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World Book Night: Giving away one million free books in one night

World Book Night

World Book NightSeveral of the UK and Ireland’s largest publishers will be giving away 1 million free books to members of the public this Saturday in what is being described as “the most ambitious and far-reaching celebration of adult books and reading ever attempted.”

World Book Night, the UK charity, responsible for the event is turning to social media to promote the more traditional print media. Since December 2010 the World Book Night charity has been recruiting 20,000 volunteers through their website, Twitter and Facebook pages to act as a crowdsourced army of book hawkers. These volunteers will give out free editions to their friends, family and complete strangers on the night itself. The event will take place two days after the larger World Book Day on March 3.

Each volunteer will give away a selection of 25 books from different authors and genres, from Erich Maria Remarque’s “All Quiet on the Western Front” to the more recent “Cloud Atlas” by David Mitchell (no, not that David Mitchell).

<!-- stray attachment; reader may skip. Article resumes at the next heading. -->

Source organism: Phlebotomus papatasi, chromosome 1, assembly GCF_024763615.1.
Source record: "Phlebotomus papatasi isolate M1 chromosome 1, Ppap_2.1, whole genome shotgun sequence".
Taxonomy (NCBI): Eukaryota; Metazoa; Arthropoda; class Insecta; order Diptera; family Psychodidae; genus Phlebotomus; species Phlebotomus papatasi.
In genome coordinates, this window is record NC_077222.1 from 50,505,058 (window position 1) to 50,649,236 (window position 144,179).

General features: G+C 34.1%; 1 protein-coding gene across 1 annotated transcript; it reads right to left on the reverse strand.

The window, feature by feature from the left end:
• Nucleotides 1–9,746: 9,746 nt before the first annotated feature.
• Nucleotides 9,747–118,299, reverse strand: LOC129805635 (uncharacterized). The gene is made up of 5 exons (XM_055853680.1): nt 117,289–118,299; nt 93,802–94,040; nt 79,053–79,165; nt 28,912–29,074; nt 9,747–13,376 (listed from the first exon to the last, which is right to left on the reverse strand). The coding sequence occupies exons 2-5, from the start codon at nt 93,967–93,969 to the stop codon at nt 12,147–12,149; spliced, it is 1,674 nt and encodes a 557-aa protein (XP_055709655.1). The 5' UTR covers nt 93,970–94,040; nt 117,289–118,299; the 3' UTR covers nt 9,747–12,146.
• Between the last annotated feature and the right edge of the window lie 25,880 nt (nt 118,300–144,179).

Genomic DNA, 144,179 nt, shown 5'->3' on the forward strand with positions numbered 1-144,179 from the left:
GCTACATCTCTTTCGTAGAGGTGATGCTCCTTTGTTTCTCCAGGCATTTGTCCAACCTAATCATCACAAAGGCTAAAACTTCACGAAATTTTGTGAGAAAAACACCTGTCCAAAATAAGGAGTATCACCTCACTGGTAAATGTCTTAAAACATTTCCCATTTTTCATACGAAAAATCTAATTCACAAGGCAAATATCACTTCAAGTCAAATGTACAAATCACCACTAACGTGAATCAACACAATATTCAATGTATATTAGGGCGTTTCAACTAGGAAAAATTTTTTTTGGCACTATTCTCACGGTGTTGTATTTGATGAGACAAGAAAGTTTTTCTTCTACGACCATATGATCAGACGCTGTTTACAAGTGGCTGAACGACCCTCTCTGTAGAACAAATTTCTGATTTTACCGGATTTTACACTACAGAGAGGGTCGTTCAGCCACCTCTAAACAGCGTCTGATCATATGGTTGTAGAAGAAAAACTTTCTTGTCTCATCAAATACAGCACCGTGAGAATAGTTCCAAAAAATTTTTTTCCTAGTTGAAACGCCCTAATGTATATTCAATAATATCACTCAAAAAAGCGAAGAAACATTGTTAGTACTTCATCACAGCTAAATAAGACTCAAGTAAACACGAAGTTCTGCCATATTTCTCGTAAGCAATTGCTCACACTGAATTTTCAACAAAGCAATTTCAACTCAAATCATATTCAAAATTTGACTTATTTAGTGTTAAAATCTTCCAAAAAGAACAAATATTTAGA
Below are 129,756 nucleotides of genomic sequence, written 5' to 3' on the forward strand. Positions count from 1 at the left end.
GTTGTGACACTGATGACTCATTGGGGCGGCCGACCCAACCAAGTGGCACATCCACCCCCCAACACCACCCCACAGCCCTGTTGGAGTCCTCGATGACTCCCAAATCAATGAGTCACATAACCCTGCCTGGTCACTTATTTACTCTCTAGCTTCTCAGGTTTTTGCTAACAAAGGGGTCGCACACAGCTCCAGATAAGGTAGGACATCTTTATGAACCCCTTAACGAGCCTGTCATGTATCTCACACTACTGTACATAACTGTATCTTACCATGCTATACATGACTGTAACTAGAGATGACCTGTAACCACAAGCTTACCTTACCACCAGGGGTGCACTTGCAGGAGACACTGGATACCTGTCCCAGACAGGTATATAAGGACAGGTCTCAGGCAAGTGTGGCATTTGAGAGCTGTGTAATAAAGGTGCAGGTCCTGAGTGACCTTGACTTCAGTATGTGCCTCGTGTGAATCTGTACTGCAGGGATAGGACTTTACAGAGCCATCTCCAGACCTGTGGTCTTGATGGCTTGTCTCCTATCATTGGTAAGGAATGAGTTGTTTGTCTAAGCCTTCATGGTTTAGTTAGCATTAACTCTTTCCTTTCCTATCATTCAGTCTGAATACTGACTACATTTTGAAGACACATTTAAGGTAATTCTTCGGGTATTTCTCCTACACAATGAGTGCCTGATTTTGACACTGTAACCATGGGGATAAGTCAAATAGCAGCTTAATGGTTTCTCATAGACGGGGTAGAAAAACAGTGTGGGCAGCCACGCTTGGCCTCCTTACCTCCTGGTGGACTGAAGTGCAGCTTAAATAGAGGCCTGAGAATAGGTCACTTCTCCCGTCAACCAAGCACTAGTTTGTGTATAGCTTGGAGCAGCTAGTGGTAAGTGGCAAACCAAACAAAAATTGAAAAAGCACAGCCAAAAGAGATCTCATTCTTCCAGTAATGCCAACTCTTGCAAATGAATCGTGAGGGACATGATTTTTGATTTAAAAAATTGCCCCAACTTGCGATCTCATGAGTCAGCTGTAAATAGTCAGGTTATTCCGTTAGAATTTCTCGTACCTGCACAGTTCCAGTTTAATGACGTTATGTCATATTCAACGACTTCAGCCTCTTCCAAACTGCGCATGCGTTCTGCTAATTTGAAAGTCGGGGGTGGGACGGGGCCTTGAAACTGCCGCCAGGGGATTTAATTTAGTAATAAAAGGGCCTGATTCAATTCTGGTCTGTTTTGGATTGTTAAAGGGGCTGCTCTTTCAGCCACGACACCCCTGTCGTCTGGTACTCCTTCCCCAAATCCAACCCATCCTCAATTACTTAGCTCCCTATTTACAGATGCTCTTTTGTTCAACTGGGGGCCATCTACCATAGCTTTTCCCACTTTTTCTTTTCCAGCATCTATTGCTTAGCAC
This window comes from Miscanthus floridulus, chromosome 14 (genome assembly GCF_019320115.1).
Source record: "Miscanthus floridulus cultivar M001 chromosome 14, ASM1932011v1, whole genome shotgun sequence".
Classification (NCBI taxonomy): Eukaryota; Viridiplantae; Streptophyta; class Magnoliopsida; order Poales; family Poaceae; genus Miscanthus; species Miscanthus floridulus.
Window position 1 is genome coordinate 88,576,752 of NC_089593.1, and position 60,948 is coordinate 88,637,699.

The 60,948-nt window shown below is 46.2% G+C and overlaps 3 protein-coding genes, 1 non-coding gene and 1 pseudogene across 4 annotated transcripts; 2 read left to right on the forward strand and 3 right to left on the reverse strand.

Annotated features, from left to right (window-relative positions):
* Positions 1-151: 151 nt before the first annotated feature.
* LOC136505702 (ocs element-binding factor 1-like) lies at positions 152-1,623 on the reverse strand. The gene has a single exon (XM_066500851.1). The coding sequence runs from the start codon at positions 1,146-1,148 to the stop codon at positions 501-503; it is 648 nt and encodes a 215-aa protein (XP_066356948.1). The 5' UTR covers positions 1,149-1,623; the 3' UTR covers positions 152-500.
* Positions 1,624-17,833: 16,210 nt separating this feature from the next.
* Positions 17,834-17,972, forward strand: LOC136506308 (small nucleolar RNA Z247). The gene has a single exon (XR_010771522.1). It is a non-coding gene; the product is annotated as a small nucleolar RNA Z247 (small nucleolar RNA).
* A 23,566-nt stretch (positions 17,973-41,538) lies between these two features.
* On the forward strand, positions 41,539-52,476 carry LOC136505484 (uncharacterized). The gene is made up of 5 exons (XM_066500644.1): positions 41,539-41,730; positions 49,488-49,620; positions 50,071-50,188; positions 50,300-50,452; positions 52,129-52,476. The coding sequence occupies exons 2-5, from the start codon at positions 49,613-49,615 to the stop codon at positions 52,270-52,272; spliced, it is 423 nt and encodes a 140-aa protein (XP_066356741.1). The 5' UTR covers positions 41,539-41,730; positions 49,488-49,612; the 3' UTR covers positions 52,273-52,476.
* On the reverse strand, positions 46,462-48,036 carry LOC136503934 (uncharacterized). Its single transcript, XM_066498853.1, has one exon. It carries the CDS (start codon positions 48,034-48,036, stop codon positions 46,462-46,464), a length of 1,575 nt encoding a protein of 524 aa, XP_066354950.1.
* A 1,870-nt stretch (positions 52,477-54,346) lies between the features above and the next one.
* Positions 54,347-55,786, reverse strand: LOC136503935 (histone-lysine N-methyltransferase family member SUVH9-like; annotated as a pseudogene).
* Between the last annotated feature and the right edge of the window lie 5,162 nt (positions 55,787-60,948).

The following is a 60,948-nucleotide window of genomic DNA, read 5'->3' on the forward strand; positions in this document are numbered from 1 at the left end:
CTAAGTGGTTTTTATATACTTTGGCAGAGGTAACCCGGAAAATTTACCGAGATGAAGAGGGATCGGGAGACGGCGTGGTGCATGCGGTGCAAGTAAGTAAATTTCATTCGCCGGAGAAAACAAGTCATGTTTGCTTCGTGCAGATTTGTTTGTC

The night will be a transmedia affair with the state broadcasters BBC and RTÉ joining with the Publishers Association, the Booksellers Association, the Independent Publishers Guild, the Reading Agency with libraries and World Book Day. Graham Norton will host a television broadcast with the charity’s patrons John Le Carré, Rupert Everett, Alan Bennett and Nick Cave.

New media will be represented by Sony who will be hosting a “live virtual book club” event on March 3 in London’s Trafalgar Square and on Twitter with @WorldBookNight via the #tag #agooderead.

But with Borders having filed for bankruptcy and Waterstones shutting dozens on high street shops times are hard for the book trade, so can giving away free books really promote a renewed audience for books?

Let us know what you think here.

1 Comment

  1. So how does this actually work, are large book retailers going to be giving the public free books or is this some sort of book exchange that memebers of the public give away their own books inexcgange for other books from strangers.

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Piers Dillon Scott
Piers Dillon-Scott is co-editor of The Sociable and writes about stuff he finds. He likes technology, media, and using the Oxford comma (because it just makes sense).